HAZARD ASSESSMENT Many employers use the hazard information contained in each MSDS to carefully review all processes in which the material is used. At this time, business owners can decide whether current workplace practices are adequate to ensure the safety and health of employees. Specific elements to review include level of engineering controls, adequacy of personal protective equipment, emergency procedures, and work practices.
HAZARD COMMUNICATION PROGRAM Employers should put together a written hazard communication program for their employees. This program should explain how the company is meeting state/federal right-to-know requirements. Effective hazard communication programs will also include detailed explanations of the company's system of identifying and labeling hazardous substances; information about the company's material safety data sheets and chemical information lists, including how they are maintained and how they can be accessed by workers; and detailed on policies and procedures that employees should follow when engaged in non-routine tasks that require usage of hazardous chemicals and other potentially dangerous materials.
TRAINING "If you approach the [hazard communication] training program as a means to enhance worker protection rather than as another burdensome requirement imposed by government, you may enjoy some positive results," noted the Maryland Department of the Environment, which enforces that state's right-to-know laws. "Less absenteeism, a reduction of lost time accidents, a reduction of work related illnesses, a possible reduction in workers' compensation costs, and potentially, saved lives."
Effective training programs should be implemented in conjunction with RTK laws. Right-to-know training programs should provide guidance and information in several key areas, including the purpose and content of the law; the nature of the hazardous substances in the workplace; protection from hazards; location and usage of information on these workplace materials, including material safety data sheets, labels, and chemical information lists; and overall employee rights. In essence, all right-to-know training programs should be based on the knowledge that information that is not understood by workers will be of little utility to them in preventing or limiting their exposure to hazardous chemicals in the workplace.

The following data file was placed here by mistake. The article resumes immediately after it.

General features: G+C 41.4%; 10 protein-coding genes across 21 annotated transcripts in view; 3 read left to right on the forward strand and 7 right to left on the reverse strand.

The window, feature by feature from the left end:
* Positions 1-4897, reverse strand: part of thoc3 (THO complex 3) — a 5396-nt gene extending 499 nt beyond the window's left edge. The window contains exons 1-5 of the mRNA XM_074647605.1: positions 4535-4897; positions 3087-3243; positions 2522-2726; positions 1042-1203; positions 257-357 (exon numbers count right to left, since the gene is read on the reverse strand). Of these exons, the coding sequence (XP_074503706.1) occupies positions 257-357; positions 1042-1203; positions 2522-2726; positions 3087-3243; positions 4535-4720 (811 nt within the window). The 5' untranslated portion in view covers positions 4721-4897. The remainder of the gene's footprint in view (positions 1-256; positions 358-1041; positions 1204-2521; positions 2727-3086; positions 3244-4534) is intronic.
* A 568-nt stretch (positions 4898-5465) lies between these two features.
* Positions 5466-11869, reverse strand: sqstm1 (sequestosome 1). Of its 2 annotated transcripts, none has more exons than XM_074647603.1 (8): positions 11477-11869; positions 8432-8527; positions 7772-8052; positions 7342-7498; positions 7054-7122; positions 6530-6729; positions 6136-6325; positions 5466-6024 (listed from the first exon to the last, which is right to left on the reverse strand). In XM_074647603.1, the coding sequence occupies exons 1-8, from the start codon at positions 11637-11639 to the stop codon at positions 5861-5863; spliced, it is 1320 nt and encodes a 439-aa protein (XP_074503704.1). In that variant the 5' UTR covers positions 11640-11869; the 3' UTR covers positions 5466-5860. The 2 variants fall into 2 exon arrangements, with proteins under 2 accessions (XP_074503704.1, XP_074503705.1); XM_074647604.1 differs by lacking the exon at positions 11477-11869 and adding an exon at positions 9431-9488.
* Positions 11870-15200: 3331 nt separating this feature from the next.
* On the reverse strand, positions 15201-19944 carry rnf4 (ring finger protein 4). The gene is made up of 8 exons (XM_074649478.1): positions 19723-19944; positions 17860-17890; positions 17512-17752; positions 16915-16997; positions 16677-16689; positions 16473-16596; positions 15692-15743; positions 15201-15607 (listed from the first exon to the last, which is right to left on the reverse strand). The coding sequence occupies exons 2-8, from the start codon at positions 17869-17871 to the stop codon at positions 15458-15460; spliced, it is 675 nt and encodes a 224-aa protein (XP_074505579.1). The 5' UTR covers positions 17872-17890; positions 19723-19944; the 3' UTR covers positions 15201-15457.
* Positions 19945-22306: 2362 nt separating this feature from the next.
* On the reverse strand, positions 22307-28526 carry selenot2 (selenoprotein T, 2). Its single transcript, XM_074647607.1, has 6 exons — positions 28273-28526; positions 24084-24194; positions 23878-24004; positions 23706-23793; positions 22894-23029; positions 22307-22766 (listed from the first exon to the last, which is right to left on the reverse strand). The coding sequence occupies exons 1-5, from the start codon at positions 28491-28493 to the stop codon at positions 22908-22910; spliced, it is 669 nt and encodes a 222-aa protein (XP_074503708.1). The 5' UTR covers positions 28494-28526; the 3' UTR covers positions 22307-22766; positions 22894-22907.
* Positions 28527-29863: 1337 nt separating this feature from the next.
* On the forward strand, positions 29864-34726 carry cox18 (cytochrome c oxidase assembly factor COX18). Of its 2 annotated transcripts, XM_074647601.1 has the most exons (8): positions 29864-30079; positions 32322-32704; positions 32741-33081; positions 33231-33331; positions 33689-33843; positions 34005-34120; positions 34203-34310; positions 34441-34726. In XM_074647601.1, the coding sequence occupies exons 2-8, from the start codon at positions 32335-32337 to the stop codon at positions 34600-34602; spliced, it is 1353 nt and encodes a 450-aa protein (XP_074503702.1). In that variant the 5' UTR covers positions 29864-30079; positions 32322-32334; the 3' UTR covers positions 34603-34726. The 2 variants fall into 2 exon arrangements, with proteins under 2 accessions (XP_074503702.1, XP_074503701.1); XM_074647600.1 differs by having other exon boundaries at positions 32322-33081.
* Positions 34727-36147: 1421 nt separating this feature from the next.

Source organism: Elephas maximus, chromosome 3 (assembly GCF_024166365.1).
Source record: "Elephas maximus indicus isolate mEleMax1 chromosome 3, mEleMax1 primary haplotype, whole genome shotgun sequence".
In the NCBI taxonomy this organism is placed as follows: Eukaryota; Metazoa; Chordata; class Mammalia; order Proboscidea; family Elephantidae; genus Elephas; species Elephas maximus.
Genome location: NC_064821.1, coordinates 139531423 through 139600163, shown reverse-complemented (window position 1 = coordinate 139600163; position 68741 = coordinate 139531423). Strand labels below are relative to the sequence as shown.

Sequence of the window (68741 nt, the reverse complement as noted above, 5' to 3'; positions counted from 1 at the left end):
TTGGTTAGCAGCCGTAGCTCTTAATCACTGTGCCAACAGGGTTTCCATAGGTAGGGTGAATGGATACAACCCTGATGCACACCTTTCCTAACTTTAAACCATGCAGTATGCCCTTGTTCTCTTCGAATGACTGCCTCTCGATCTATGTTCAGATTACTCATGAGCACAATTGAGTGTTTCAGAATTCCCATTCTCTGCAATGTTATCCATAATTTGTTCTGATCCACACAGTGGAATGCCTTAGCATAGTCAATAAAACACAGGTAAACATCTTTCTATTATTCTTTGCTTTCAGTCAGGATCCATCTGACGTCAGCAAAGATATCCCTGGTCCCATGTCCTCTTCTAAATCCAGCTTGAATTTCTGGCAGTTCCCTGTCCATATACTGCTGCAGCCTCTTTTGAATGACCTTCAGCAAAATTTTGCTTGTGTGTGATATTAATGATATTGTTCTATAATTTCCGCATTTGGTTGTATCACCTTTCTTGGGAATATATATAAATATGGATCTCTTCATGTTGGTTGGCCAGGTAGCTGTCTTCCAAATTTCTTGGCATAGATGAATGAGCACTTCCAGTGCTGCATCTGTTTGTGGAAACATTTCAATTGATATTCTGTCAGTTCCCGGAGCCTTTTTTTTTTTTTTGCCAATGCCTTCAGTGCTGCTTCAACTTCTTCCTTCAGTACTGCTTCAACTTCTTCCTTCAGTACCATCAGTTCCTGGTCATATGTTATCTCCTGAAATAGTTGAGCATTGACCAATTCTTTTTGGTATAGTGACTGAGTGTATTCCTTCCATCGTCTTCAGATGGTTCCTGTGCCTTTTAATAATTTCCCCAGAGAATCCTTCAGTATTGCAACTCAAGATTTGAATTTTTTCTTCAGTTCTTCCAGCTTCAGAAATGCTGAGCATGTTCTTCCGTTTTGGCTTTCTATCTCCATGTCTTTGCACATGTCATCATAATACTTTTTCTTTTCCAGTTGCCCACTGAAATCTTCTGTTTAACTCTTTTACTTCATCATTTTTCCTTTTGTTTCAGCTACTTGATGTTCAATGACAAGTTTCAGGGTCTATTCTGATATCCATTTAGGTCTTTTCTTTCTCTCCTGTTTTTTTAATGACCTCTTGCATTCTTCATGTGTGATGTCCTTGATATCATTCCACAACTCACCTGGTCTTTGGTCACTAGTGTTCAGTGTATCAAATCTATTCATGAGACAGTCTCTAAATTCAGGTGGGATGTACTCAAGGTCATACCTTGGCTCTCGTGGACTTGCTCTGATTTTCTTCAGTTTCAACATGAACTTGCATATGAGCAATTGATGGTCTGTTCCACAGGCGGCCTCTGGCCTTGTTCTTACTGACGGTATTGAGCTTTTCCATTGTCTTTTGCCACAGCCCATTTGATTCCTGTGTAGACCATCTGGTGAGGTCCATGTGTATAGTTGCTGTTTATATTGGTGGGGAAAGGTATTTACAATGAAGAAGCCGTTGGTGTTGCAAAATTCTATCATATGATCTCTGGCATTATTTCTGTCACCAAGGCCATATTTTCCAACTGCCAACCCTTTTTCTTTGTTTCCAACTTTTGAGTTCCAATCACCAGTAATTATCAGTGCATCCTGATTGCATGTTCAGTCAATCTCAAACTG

Business experts and state and federal administrators cite several keys to shaping and implementing an effective training program for your workforce:
* Identify who needs training. Employers should utilize organizational charts and personnel records to identify the training needs of various staff. Assess each employee's actual and potential exposure to hazardous chemicals during normal working situations and in potential emergencies (for example, production and custodial workers are likely to have a higher level of training than sales-people and secretaries).
* Determine which chemicals your employees may be exposed to, either under normal working conditions or emergency situations.